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Plenty of Nothing

Brian Ulrich describes his 10-year Copia project examining American consumer culture
Pep Boys 3

Brian Ulrich Photographer

Pep Boys 3 2009. Brian Ulrich (American, b. 1971). Ultrachrome inkjet print, printed 2011; 50.8 x 61 cm. Collection of Fred and Laura Ruth Bidwell. © Brian Ulrich


When the attacks of September 11, 2001, happened I had just moved to Chicago to attend graduate school in photography. Until then my work had been very personal, but now I felt compelled to seek out strangers and unfamiliar places. As I did, I began to notice a theme emerging: a kind of compulsive consumerism, as if the natural response to the tragedy was to retreat into total selfishness.

I started going to stores to see if I could actually find people who were doing “patriotic shopping.” I think part of my fascination was having parents who had grown up in Germany and dealt with World War II and its aftermath. A lot of that was really unbelievable, really difficult. But here in the United States it was like our recovery was based on how well we could fulfill our own desires. So I thought it would be interesting to try to build a project around that idea. Thus began the “Retail” chapter of a larger project called Copia, from the Latin for “plenty.” That first group of images focuses mainly on interior retail spaces and the people who shop or work there.

Around 2006 I began to think more about “Where does all this stuff go?” People suggested I photograph landfills and junk piles, but I felt like that was too much out of sight/out of mind. What became more appealing were thrift stores—places where this stuff would reappear and continue as a part of daily life. So the “Thrift” chapter explores that world. It’s fascinating: in the Las Vegas Walmart spring goods are in aisle 6, and spring goods are in aisle 6 in a Walmart in Indiana, and in aisle 6 in New York, but the thrift-store environment has no such top-down order. Maybe all the orange shirts are together, maybe all the shiny things.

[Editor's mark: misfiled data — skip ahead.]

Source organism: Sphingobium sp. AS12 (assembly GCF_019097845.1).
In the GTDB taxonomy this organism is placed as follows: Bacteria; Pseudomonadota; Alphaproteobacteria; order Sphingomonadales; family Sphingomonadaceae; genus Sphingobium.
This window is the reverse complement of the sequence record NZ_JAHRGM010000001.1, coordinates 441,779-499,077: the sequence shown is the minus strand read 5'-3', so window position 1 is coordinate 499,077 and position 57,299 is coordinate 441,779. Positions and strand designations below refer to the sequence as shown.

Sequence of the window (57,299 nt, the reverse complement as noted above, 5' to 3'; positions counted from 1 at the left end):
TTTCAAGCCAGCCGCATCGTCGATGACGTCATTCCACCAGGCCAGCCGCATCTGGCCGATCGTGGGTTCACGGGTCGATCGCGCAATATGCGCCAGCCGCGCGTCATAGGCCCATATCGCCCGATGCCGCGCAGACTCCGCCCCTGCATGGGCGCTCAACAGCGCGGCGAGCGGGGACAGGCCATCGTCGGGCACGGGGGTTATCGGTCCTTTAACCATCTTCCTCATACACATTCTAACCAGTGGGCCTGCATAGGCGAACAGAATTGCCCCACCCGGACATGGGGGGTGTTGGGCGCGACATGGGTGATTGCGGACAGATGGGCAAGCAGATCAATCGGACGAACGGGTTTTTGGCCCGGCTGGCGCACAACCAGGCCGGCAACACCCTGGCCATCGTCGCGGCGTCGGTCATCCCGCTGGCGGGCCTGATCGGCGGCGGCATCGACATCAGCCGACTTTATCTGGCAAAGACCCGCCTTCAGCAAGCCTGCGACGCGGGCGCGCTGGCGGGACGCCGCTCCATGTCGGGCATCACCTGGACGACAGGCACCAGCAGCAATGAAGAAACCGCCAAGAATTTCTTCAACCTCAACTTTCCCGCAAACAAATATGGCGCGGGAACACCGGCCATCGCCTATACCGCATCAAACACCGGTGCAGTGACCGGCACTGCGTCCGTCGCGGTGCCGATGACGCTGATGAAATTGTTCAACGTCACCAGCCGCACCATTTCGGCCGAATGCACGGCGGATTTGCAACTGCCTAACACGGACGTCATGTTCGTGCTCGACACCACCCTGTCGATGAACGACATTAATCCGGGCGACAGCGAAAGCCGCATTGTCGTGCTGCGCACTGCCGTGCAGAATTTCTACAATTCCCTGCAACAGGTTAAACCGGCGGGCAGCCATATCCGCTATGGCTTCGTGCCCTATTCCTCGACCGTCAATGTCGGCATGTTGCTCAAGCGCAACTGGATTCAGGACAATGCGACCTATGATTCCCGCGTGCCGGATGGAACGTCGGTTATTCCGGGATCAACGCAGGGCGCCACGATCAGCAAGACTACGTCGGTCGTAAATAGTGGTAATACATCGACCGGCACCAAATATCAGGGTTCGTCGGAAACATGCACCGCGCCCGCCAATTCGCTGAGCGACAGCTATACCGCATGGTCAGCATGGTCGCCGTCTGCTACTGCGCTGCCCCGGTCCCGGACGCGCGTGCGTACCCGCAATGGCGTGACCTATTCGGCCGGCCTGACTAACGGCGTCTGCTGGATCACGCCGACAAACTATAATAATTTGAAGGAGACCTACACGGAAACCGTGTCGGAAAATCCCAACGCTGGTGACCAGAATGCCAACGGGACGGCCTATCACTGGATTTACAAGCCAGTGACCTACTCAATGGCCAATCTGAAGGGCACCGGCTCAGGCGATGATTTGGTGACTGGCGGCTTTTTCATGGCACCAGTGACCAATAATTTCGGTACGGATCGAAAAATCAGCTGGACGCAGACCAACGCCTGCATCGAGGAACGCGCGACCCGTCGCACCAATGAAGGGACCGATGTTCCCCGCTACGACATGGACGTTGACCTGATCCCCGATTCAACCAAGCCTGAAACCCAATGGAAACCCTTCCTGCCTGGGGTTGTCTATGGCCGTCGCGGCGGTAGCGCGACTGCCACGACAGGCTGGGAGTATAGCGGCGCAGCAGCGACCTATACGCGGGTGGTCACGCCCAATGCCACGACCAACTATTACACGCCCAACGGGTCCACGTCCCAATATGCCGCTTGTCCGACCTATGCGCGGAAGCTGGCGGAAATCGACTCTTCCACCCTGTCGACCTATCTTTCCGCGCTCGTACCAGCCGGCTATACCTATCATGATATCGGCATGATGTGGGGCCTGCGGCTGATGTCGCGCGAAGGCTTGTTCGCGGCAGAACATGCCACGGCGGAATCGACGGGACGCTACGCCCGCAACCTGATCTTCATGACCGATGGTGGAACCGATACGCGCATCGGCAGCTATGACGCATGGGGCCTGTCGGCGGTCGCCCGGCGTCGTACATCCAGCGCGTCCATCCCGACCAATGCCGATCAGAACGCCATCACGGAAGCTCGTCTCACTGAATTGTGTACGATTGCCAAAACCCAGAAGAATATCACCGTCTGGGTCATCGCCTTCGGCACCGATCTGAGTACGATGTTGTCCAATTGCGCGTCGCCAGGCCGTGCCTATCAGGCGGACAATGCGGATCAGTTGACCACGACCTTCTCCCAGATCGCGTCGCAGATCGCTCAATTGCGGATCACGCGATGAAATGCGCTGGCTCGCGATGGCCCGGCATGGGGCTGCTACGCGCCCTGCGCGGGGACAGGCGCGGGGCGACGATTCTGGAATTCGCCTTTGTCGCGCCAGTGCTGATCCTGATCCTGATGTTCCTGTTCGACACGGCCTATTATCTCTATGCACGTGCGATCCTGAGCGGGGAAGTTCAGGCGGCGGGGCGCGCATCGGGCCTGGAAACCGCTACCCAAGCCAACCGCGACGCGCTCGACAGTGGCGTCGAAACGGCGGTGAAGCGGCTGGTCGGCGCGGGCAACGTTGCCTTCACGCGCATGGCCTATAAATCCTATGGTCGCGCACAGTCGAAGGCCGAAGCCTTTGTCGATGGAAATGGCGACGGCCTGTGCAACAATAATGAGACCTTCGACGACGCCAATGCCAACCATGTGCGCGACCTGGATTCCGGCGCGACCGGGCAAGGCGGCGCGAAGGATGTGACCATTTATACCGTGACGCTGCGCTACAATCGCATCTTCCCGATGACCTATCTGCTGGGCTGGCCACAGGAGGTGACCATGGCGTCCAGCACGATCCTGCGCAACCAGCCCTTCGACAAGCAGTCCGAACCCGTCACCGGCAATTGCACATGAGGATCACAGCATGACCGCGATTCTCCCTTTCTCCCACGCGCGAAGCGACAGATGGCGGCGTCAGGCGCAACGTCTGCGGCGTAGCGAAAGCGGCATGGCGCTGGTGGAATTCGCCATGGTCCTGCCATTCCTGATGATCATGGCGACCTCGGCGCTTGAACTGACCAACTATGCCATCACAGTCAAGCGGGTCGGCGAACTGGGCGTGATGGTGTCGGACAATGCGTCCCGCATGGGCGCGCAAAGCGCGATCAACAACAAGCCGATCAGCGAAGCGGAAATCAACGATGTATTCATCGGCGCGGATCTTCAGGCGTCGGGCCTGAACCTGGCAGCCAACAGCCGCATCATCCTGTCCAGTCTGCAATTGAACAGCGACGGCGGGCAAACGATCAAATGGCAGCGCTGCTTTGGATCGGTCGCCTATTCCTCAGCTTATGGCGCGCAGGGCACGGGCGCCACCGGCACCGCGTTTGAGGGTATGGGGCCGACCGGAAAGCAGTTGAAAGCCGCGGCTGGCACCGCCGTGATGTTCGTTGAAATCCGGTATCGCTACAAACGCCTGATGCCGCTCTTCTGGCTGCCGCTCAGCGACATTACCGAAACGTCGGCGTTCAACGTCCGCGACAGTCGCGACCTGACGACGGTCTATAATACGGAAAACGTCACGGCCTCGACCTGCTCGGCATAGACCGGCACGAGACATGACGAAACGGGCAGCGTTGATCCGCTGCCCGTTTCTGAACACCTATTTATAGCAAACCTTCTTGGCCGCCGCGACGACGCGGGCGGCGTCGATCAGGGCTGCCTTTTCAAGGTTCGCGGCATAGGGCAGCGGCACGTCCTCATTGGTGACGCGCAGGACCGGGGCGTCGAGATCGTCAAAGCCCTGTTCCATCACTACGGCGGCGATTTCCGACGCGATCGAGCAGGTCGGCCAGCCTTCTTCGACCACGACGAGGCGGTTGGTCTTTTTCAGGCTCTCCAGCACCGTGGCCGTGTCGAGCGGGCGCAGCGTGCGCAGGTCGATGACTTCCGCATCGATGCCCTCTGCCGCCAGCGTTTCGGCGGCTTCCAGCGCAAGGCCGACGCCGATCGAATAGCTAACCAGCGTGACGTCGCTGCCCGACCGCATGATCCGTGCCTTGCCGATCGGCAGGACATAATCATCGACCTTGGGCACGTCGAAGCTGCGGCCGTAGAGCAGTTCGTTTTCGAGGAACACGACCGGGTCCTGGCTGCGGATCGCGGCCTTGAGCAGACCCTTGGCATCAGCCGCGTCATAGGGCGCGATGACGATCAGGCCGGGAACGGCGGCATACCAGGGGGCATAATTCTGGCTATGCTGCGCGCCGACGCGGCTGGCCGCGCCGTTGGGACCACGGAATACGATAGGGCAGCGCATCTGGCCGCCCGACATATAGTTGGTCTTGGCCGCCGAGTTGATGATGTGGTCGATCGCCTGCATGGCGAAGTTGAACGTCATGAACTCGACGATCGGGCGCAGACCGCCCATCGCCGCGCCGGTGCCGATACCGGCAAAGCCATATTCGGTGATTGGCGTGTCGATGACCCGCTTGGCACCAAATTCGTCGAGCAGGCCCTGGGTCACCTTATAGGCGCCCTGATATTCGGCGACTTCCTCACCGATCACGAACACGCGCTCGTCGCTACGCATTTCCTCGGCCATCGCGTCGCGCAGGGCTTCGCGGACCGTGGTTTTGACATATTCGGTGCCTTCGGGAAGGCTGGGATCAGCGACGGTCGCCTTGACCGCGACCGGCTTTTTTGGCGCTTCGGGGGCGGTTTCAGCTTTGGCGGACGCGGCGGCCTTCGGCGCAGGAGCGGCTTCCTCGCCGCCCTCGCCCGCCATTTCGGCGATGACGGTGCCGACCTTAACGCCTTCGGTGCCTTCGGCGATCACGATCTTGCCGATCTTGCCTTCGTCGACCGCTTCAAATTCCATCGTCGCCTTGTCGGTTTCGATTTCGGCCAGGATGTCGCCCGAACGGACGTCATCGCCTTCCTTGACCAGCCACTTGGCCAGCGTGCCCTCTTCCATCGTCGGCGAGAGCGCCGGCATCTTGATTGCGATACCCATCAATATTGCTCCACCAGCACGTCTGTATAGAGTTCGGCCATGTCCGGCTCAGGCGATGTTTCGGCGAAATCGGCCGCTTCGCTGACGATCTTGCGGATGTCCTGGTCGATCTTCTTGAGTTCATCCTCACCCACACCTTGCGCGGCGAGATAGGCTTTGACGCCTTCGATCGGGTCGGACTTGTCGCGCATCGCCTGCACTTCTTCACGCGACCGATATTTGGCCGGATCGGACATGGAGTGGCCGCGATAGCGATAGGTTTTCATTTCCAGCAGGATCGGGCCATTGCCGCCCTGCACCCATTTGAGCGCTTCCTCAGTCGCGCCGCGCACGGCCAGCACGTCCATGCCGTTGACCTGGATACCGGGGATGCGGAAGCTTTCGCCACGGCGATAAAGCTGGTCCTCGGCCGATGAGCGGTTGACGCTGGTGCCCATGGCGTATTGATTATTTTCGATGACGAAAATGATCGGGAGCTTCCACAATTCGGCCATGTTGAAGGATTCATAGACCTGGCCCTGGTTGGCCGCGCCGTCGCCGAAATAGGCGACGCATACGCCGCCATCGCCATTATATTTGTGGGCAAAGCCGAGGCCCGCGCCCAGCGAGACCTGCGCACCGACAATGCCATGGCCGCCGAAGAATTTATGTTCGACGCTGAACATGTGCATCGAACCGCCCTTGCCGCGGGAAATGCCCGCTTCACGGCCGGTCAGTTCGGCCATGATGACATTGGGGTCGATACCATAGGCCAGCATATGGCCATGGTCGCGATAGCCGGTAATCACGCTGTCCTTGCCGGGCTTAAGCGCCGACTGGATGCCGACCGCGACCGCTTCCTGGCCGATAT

Untitled (Shoes)

Untitled (Shoes) 2006. Ultrachrome inkjet print, printed 2011; 121.9 x 152.4 cm. Collection of Fred and Laura Ruth Bidwell.© Brian Ulrich 


The people in the thrift stores had no problem understanding why someone would want to photograph this; they got it right away. The work became more and more about the people—there were volunteers, people fulfilling community service requirements, participating in rehab programs. In the “Retail” chapter, the portraits of people were overwhelmed by the setting, by the goods, but in “Thrift” that was turned around and the personality of the individual moved forward.

By 2008 I was wondering what to do next. I went back and reread some of my writings from 2003 on how this was really all about an economic model based on unsustainability. I had made a few images of closed big box stores, which were kind of hard to find in 2003. But in 2008 that suddenly became easy. Value City stores were all closing. Circuit City was going under. So the third section is called “Dark Stores, Ghost Boxes, and Dead Malls.”

In one way it was incredibly sad because people lost jobs and entire neighborhoods were sucked down as each cluster of big boxes closed up, but I have to admit I was also excited—because every time one of those places closed, it proved I was right. These places that had seemed to be the center of so much power were just cast aside.